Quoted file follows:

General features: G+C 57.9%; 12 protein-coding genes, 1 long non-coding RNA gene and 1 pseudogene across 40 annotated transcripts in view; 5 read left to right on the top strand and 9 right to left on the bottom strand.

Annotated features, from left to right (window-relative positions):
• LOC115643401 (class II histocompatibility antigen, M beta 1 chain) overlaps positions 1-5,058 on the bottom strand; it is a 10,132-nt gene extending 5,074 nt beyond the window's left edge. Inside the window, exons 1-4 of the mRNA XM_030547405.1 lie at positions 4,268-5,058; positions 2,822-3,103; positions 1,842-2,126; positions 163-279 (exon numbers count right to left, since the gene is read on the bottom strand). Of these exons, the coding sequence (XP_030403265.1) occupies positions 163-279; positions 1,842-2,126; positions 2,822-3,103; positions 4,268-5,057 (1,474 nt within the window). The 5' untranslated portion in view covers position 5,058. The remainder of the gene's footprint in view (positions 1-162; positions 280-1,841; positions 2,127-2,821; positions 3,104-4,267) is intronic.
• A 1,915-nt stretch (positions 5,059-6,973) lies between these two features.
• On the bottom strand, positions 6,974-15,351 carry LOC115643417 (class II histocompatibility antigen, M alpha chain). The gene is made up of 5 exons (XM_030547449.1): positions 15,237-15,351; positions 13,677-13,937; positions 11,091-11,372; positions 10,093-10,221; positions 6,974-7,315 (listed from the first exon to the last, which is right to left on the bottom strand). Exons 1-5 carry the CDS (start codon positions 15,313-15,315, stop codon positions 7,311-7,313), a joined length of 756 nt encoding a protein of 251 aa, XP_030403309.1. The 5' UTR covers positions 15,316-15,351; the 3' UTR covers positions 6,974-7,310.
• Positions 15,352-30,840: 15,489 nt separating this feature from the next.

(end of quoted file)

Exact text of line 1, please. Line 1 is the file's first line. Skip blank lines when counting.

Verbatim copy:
General features: G+C 57.9%; 12 protein-coding genes, 1 long non-coding RNA gene and 1 pseudogene across 40 annotated transcripts in view; 5 read left to right on the top strand and 9 right to left on the bottom strand.